Mary of Scotland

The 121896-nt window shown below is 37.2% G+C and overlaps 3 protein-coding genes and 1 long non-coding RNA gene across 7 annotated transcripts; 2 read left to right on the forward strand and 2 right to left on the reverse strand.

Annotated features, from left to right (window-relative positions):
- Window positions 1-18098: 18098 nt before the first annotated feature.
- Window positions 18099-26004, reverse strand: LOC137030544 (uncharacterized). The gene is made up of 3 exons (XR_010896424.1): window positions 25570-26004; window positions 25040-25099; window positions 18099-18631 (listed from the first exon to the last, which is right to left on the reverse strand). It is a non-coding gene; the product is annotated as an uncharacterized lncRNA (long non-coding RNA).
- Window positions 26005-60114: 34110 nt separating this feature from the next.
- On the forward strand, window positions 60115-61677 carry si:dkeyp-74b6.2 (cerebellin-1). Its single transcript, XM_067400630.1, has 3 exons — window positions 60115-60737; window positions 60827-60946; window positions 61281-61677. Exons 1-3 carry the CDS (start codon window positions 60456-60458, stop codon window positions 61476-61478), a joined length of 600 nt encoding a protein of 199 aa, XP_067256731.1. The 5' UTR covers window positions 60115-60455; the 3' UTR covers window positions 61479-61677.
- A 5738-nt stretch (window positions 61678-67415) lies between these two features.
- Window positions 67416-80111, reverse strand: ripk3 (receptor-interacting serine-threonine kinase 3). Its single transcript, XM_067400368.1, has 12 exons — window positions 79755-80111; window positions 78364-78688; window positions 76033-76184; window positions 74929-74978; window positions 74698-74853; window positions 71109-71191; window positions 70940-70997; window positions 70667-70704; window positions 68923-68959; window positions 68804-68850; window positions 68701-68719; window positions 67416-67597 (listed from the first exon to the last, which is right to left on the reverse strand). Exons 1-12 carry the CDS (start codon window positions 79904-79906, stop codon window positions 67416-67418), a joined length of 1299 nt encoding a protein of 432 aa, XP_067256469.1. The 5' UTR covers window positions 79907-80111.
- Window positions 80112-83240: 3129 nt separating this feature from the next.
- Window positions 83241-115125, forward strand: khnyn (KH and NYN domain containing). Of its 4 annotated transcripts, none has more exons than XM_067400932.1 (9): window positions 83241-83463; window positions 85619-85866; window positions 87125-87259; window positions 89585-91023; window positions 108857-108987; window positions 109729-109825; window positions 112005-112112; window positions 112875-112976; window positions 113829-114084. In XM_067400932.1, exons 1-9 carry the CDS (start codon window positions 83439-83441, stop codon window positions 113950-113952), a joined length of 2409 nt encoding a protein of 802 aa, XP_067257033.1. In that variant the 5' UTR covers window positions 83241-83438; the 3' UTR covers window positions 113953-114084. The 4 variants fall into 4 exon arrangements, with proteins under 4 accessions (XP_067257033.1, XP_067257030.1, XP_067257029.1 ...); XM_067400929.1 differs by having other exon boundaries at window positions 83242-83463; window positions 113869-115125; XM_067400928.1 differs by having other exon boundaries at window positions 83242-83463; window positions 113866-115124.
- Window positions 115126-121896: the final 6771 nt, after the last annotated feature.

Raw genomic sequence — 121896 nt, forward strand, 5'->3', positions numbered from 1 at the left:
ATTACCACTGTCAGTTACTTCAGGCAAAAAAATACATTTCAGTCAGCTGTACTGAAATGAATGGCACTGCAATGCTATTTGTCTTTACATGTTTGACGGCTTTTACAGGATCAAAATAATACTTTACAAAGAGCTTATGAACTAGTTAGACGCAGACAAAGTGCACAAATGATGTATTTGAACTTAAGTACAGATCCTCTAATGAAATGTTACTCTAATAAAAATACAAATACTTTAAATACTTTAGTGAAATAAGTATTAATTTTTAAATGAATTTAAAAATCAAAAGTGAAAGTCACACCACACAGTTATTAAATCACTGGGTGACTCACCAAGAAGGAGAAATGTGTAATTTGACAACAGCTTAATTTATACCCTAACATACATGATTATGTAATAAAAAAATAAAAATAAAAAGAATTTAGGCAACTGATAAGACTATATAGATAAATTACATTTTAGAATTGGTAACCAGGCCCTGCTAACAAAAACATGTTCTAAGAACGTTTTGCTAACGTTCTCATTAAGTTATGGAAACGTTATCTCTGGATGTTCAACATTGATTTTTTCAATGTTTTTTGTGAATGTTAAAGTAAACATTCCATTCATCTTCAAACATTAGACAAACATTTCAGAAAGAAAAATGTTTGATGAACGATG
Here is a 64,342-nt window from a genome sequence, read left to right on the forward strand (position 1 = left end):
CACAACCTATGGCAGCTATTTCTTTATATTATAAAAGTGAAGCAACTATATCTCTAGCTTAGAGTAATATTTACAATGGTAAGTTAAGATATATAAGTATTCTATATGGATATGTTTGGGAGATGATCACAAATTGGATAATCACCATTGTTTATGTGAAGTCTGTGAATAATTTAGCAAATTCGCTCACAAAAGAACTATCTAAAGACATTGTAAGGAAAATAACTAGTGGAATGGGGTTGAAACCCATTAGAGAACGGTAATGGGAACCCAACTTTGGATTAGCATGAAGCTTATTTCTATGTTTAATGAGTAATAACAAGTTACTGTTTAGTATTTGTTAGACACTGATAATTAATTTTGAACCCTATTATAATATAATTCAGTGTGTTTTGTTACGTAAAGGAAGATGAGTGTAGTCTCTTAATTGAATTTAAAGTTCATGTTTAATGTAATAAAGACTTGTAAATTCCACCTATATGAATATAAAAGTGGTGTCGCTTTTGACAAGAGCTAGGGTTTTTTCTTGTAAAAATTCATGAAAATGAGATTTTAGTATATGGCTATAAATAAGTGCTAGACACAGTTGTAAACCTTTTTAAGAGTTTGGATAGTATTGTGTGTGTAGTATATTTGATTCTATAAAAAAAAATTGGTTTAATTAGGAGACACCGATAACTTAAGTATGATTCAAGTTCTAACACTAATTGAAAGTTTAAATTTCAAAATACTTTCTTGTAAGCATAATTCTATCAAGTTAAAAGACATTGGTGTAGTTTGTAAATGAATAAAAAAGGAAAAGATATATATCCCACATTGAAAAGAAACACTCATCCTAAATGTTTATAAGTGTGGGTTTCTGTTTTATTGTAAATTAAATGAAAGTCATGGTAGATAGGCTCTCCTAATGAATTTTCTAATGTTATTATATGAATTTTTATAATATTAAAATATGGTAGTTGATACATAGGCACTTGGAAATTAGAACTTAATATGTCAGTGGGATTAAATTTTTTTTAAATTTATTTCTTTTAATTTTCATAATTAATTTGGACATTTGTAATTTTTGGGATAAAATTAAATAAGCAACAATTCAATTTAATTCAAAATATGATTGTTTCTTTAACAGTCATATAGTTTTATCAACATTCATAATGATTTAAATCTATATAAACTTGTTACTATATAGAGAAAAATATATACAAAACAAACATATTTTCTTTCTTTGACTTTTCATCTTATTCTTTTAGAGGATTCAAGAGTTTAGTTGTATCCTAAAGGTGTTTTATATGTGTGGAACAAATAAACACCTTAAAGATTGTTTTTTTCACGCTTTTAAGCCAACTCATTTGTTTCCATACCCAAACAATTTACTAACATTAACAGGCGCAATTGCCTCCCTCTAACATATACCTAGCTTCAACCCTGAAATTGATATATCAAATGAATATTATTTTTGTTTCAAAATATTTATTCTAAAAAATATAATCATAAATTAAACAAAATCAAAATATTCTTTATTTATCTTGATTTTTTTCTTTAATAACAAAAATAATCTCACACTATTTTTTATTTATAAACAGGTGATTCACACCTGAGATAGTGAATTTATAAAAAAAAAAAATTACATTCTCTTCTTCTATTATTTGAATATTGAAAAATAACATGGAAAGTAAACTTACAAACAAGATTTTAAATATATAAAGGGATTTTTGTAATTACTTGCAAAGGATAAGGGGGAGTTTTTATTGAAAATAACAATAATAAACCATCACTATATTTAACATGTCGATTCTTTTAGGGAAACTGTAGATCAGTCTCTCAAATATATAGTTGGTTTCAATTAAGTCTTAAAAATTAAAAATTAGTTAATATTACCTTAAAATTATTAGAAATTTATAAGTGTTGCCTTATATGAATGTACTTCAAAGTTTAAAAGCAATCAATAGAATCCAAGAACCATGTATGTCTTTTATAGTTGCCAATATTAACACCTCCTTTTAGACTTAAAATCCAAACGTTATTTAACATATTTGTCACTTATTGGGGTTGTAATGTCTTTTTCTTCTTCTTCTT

Maxwell Anderson's blank-verse play Mary of Scotland was adapted for the screen by Dudley Nichols and directed with a surprising paucity of verve by John Ford. Katharine Hepburn, in one of the "icy" roles that would later earn her the onus of "box office poison," stars as Mary Stuart, who serves as the Queen of Scotland until she is jealously put out of the way by her British cousin, Queen Elizabeth I (Florence Eldredge). Sold out by the Scots nobles, Mary is sentenced to the chopping block for treason. Elizabeth is willing to pardon Mary if only the latter will renounce all claims to the British throne, but Mary refuses, marching to her death with head held high (the Mary/Elizabeth confrontation scene was purely the product of Maxwell Anderson's imagination; in real life, the two women never met). RKO contractee Ginger Rogers dearly coveted the role of Queen Elizabeth, but the studio refused to allow her to play so secondary a role. To prove to the RKO executives that she would be ideal for the part, Ginger secretly arranged for a screen test, in which she was convincingly made up as Elizabeth (even to the point of cutting her hair into a high-foreheaded widow's peak). Contemporary reports indicate that Ginger's audition was brilliant; still, RKO would not consider casting her in the part, so the role of Elizabeth went to Florence Eldridge, the wife of Fredric March, who was cast in Mary of Scotland as Mary's fearless protector the Earl of Bothwell. On the whole, Mary of Scotland is a snoozefest, save for the scenes featuring Douglas Walton as Mary's cowardly husband Darnley.